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Ladies and gentlemen, I present to you Rise, the ninth solo album from the Christian rock band Skillet.
In green is my opinion. I am generally familiar with Skillet’s later work, though I haven’t followed their entire discography.
In blue is my cousin Robert’s opinion. He has been a big fan of Skillet ever since he heard Awake and Alive on the radio. He is very familiar with their discography and sound.
Let’s start our track-by-track review!
Rise is a proper re-introduction to Skillet. The song contains many elements that Skillet fans will appreciate upon first listen, notably the familiar orchestral strings and unmistakable male-female harmonization. The classic Skillet staples are spiced up, however, by the inclusion of a children’s choir as well as a rattling explosion of frantic voices at the end of the song. These additions may very well be nods to Pink Floyd. Either way, it is the chorus where the meat of this track can be found. Hard-hitting, it is built to pump up the listener. Rise is a fantastic start to this album, promising power all around. Throw this song on a Hunger Games soundtrack for God’s sakes.
If you have ever needed a battle/war song, look no further. Rise starts off the album with a heavy, powerful song. Skillet declares that it is time to revolt because of how terrible life is. I love how we get to hear more of Jen’s vocals along with her pounding drum skills. Rise gives off a strong message, as is usually the case with Skillet. Rise is a perfect display of how every rock album should begin.
Sick of It
Is it Skillet or is it Linkin Park? Sick of It is founded upon a heavy beat that is entirely driven by electric guitar and pounding drums. Some electronic accents are added in with the relentless guitar in a style comparable to that of Linkin Park. Even the lyrics are reminiscent of those from LP. Sick of It is a fast-moving explosion of a song, undoubtedly a fun listen.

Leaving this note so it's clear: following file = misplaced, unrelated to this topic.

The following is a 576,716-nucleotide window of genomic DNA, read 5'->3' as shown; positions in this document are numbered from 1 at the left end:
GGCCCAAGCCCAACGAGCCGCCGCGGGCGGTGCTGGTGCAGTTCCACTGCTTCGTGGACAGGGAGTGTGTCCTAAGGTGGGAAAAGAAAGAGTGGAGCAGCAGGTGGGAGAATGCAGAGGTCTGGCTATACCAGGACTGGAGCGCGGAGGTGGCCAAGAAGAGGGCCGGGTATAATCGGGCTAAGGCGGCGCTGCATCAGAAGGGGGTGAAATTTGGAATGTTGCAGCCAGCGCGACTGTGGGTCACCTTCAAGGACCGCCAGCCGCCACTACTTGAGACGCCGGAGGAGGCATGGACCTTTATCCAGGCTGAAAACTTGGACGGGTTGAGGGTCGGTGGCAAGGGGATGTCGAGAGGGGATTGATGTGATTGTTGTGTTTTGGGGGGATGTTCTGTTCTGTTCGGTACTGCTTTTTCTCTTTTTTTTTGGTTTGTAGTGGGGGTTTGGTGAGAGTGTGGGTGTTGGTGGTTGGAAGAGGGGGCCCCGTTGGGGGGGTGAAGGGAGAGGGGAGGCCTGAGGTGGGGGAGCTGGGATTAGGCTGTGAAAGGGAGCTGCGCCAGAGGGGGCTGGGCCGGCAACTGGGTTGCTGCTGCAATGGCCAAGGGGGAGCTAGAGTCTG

Sick of It reminds me of Skillet’s Monster with its heavy guitar and electronic noises, which is why I did not like it from the very start. Additionally, I do not like how repetitive the lyrics are. Nonetheless, I can see this song being played at a party or at clubs because of its high energy. Out of curiosity, I would love to hear a remixed version of this track. While I am not a big fan of Sick of It, I can understand why many fans love it.
Good to Be Alive
Good to Be Alive is a lovely song. The inclusion of piano softens the entire track, giving it the hopeful feeling that Christian music is known for. The lead guitar emulates David Bowie’s Under Pressure, while the chorus has a ring of the Who’s Baba O’Reilly. Sometimes it’s easy to forget that Skillet is a Christian rock band, as their music is very aggressive. Good to Be Alive reminds us that Skillet has an easier side. The band harkens back to their aggressive roots, however, at the track’s end, where an ominous verse is sung by a young girl, foreshadowing darker things to come. Good to Be Alive is a greatly enjoyable track.
There is one word to describe Good to Be Alive: chipper. This song is very positive, as it reminds us to have a great time with our lives. In other words, Good to Be Alive is the exact opposite of Rise. I love the piano in this song. Still, I can’t help but feel that the track is a little too happy. It is odd to hear a song like this after listening to two tracks that didn’t hold anything back. I will admit that Good to Be Alive is repetitive, but the song gets away with repetition because of the high-quality lyrics. When I first heard the dark outro at the end of this song, it caught me by surprise. I was a bit startled because of the negativity of the lyrics. Good to Be Alive is a great way to build up to the next epic track, however.
Not Gonna Die
Not Gonna Die clearly pulls influence from Skillet’s very own Awake and Alive. Frantic strings accent determined lyrics, throwing the listener back to the classic Skillet sound. The guitar solo within the song, while brief, is a real treat. Skillet has a talent for rocking together, but I feel that the band members could discover some new heights if they branched out once in a while and gave one another time to shine individually. This song isn’t quite a step forward in Skillet’s sound, but it is one that listeners are sure to enjoy.